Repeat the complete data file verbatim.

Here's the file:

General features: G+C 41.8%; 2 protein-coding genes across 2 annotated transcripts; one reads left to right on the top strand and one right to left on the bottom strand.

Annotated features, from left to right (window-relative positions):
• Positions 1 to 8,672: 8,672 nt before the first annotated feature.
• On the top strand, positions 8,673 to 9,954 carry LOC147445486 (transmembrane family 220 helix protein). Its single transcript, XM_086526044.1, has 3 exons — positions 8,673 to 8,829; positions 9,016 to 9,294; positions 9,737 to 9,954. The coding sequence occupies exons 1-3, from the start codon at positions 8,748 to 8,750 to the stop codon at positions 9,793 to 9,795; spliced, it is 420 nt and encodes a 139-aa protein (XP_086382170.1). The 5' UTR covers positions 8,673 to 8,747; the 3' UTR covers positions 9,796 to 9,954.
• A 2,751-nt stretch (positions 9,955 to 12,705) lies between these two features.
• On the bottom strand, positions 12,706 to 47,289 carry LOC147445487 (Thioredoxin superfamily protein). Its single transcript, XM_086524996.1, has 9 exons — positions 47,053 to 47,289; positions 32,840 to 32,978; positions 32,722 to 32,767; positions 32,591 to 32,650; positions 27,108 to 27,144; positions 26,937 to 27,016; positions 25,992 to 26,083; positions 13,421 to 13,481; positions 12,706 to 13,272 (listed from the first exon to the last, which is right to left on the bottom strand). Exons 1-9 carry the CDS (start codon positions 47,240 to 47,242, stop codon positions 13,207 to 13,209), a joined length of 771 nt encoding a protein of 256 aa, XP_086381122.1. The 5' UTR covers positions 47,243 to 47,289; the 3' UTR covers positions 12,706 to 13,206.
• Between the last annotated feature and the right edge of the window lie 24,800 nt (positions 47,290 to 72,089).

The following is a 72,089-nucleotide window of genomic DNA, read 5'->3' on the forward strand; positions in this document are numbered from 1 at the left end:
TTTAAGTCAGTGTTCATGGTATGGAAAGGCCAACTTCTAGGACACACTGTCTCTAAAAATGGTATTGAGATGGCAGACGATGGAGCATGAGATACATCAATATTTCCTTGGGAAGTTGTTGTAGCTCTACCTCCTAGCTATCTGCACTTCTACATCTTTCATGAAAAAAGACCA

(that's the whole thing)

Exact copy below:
General features: G+C 41.8%; 2 protein-coding genes across 2 annotated transcripts; one reads left to right on the top strand and one right to left on the bottom strand.

Annotated features, from left to right (window-relative positions):
• Positions 1 to 8,672: 8,672 nt before the first annotated feature.
• On the top strand, positions 8,673 to 9,954 carry LOC147445486 (transmembrane family 220 helix protein). Its single transcript, XM_086526044.1, has 3 exons — positions 8,673 to 8,829; positions 9,016 to 9,294; positions 9,737 to 9,954. The coding sequence occupies exons 1-3, from the start codon at positions 8,748 to 8,750 to the stop codon at positions 9,793 to 9,795; spliced, it is 420 nt and encodes a 139-aa protein (XP_086382170.1). The 5' UTR covers positions 8,673 to 8,747; the 3' UTR covers positions 9,796 to 9,954.
• A 2,751-nt stretch (positions 9,955 to 12,705) lies between these two features.
• On the bottom strand, positions 12,706 to 47,289 carry LOC147445487 (Thioredoxin superfamily protein). Its single transcript, XM_086524996.1, has 9 exons — positions 47,053 to 47,289; positions 32,840 to 32,978; positions 32,722 to 32,767; positions 32,591 to 32,650; positions 27,108 to 27,144; positions 26,937 to 27,016; positions 25,992 to 26,083; positions 13,421 to 13,481; positions 12,706 to 13,272 (listed from the first exon to the last, which is right to left on the bottom strand). Exons 1-9 carry the CDS (start codon positions 47,240 to 47,242, stop codon positions 13,207 to 13,209), a joined length of 771 nt encoding a protein of 256 aa, XP_086381122.1. The 5' UTR covers positions 47,243 to 47,289; the 3' UTR covers positions 12,706 to 13,206.
• Between the last annotated feature and the right edge of the window lie 24,800 nt (positions 47,290 to 72,089).

The following is a 72,089-nucleotide window of genomic DNA, read 5'->3' on the forward strand; positions in this document are numbered from 1 at the left end:
TTTAAGTCAGTGTTCATGGTATGGAAAGGCCAACTTCTAGGACACACTGTCTCTAAAAATGGTATTGAGATGGCAGACGATGGAGCATGAGATACATCAATATTTCCTTGGGAAGTTGTTGTAGCTCTACCTCCTAGCTATCTGCACTTCTACATCTTTCATGAAAAAAGACCA